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Stay Informed. Stay Connected.

Protect your devices and your data with some digital spring cleaning

We’re all familiar with the concept of spring cleaning. Well, just like your home, your digital life can become cluttered — stuff piles up, gets out of date or needs some care.

A good digital spring cleaning can help keep your data safe and secure year-round while also improving the speed and performance of your devices. The steps listed below will help reduce the risk of a hacker accessing your private or sensitive information — including old information stored on websites or devices you no longer use.

Here are a few tips for refreshing and renewing your cyber life:

  1.  Review your online accounts.
  • Delete any you no longer use.
  • Is there information in any of your remaining accounts that isn’t needed anymore, such as saved credit cards or old documents in cloud storage? If so, delete them.
  1. Update your devices.
  • Update the apps and operating system on all of your internet-connected devices to reduce risks from malware and infections.
  • Delete unused apps and browsers.
  • Take a few minutes to check your browser settings. Clear out old data, such as stored passwords, and set your browser so that it will not automatically store passwords.
  1. Purge those files!
  • Clean out old email, files and downloads on your devices. Always empty the trash when you’re done.
  • Keep UC retention requirements in mind when purging work files!
  • Unsubscribe from newsletters, email alerts and mailing lists you no longer read.
  1. Make sure you’re secure.
  • Make sure all of your devices require a password, passcode or fingerprint for log-in.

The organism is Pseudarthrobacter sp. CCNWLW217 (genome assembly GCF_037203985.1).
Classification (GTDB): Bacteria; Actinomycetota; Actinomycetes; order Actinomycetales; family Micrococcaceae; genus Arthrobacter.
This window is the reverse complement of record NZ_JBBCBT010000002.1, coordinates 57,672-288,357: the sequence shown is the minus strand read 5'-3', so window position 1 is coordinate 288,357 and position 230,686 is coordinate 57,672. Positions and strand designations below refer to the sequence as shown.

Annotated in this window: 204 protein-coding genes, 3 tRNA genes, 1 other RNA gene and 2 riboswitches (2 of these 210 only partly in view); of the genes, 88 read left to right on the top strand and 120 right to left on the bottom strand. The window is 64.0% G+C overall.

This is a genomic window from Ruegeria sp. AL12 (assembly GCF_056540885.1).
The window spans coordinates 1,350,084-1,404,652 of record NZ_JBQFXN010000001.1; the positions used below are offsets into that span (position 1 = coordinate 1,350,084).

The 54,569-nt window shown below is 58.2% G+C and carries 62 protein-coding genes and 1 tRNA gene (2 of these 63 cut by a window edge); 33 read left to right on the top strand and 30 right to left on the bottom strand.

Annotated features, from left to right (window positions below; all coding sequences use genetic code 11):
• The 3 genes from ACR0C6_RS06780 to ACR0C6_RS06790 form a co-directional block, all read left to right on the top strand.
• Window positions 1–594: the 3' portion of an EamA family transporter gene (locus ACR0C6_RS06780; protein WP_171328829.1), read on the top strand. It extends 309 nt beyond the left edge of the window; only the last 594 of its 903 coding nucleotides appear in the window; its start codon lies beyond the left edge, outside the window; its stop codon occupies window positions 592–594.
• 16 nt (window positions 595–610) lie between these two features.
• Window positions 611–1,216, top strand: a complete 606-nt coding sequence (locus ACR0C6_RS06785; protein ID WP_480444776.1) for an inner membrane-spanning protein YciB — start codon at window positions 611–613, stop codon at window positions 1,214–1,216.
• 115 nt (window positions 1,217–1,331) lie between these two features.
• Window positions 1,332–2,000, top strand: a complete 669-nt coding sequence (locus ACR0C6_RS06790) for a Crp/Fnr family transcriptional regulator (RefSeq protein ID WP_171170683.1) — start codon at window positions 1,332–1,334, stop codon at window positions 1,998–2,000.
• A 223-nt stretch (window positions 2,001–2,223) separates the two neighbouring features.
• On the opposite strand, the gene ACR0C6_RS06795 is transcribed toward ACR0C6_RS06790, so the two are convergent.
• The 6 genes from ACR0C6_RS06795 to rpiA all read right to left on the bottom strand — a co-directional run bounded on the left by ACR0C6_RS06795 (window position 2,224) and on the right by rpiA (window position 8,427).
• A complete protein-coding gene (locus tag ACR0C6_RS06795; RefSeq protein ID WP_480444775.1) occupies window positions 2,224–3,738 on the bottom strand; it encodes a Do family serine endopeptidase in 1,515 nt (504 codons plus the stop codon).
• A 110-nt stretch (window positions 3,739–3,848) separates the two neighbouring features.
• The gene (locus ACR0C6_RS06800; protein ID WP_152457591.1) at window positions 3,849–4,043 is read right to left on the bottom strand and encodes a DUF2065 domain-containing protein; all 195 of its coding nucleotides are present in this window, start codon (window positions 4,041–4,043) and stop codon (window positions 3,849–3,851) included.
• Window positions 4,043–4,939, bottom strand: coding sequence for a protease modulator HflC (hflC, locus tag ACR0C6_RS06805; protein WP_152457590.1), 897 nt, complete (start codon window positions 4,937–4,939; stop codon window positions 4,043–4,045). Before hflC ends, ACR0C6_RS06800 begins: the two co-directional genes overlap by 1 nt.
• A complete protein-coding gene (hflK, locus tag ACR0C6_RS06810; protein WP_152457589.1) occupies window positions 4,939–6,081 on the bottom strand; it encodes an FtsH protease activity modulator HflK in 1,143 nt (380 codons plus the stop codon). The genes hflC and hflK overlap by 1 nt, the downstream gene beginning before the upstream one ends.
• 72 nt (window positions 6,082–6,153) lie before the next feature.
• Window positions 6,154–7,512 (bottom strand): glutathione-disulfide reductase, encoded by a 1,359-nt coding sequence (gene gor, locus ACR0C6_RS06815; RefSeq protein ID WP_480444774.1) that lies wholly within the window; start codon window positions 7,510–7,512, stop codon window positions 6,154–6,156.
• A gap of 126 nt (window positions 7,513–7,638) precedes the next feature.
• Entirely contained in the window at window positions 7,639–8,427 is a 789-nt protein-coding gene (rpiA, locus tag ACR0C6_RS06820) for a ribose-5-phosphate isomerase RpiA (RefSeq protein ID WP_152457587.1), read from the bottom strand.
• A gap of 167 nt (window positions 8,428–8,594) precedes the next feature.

• Get two steps ahead! Turn on two-step authentication ‒ also known as two-step verification or multi-factor authentication ‒ on critical accounts like email, banking and social media (if it’s available). Learn more about how to lock down your log-in.
  • Take an inventory of your passwords. Are they all long and strong? Change any that aren’t. And always use different passwords for work and non-work accounts.
  1. Tune up your online presence.
  • Review and update your online profiles to be sure they are current.
  • Review your privacy and security settings on social media and other sites you use. Make sure they are set at your comfort level for sharing.
  • Delete old photos and other online information that’s embarrassing or no longer represents who you are. Delete your entire account on any sites you no longer use.
  • Review friends on social networks and contacts on your devices and make sure everyone on those lists still belongs.
  1. Back up files.
  • Make sure you have a complete backup of important files.
  • Check to make sure you can restore the files from your backup. A backup that you can’t use isn’t very helpful!
  1. Dispose of electronic devices securely.
  • Just as you should shred sensitive paper information you no longer need, the same should be done with electronic data and the devices it’s stored on. Computers, laptops, tablets, mobile phones, external hard drives, USB drives, tape drives, embedded flash memory, wearables, copiers, printers, fax machines, networking equipment – anything that has the ability to store information can retain that information even after you have deleted it.
  • The best way to ensure data security is to thoroughly wipe the device or have it shredded by a trusted vendor before disposal.
  • Contact your IT department for information about secure data or device disposal.


Adapted from articles by the Better Business Bureau, The National Cyber Security Alliance, Stop.Think.Connect.,, and MS-ISAC Center for Internet Security. Additional content provided by UC San Diego ITS.

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